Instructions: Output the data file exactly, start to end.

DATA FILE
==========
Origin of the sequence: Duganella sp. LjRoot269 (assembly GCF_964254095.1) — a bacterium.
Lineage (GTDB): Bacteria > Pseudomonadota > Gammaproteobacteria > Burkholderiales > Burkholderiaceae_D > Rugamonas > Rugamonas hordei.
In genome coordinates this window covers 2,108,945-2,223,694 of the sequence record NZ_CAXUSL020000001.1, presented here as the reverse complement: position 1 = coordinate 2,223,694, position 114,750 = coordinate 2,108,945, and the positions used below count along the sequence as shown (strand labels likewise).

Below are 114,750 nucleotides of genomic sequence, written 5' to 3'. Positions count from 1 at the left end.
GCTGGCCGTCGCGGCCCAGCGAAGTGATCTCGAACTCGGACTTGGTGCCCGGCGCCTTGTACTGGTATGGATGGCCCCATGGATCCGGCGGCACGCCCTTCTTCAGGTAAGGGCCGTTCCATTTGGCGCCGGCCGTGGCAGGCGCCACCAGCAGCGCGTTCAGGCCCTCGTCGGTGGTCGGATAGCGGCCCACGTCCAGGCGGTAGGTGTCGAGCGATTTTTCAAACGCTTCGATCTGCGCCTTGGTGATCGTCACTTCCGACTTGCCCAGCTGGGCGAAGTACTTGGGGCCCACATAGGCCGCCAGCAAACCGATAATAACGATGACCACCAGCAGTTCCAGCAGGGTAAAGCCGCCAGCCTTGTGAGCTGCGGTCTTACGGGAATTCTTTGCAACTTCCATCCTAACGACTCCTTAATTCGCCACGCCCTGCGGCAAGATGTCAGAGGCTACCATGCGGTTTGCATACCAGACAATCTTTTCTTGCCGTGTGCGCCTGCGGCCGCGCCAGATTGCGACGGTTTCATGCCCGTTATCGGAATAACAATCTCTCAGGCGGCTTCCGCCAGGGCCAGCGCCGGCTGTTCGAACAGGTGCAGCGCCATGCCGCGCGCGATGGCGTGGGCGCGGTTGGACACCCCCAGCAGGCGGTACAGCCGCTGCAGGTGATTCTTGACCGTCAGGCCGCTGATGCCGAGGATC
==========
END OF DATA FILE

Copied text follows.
Origin of the sequence: Duganella sp. LjRoot269 (assembly GCF_964254095.1) — a bacterium.
Lineage (GTDB): Bacteria > Pseudomonadota > Gammaproteobacteria > Burkholderiales > Burkholderiaceae_D > Rugamonas > Rugamonas hordei.
In genome coordinates this window covers 2,108,945-2,223,694 of the sequence record NZ_CAXUSL020000001.1, presented here as the reverse complement: position 1 = coordinate 2,223,694, position 114,750 = coordinate 2,108,945, and the positions used below count along the sequence as shown (strand labels likewise).

Below are 114,750 nucleotides of genomic sequence, written 5' to 3'. Positions count from 1 at the left end.
GCTGGCCGTCGCGGCCCAGCGAAGTGATCTCGAACTCGGACTTGGTGCCCGGCGCCTTGTACTGGTATGGATGGCCCCATGGATCCGGCGGCACGCCCTTCTTCAGGTAAGGGCCGTTCCATTTGGCGCCGGCCGTGGCAGGCGCCACCAGCAGCGCGTTCAGGCCCTCGTCGGTGGTCGGATAGCGGCCCACGTCCAGGCGGTAGGTGTCGAGCGATTTTTCAAACGCTTCGATCTGCGCCTTGGTGATCGTCACTTCCGACTTGCCCAGCTGGGCGAAGTACTTGGGGCCCACATAGGCCGCCAGCAAACCGATAATAACGATGACCACCAGCAGTTCCAGCAGGGTAAAGCCGCCAGCCTTGTGAGCTGCGGTCTTACGGGAATTCTTTGCAACTTCCATCCTAACGACTCCTTAATTCGCCACGCCCTGCGGCAAGATGTCAGAGGCTACCATGCGGTTTGCATACCAGACAATCTTTTCTTGCCGTGTGCGCCTGCGGCCGCGCCAGATTGCGACGGTTTCATGCCCGTTATCGGAATAACAATCTCTCAGGCGGCTTCCGCCAGGGCCAGCGCCGGCTGTTCGAACAGGTGCAGCGCCATGCCGCGCGCGATGGCGTGGGCGCGGTTGGACACCCCCAGCAGGCGGTACAGCCGCTGCAGGTGATTCTTGACCGTCAGGCCGCTGATGCCGAGGATC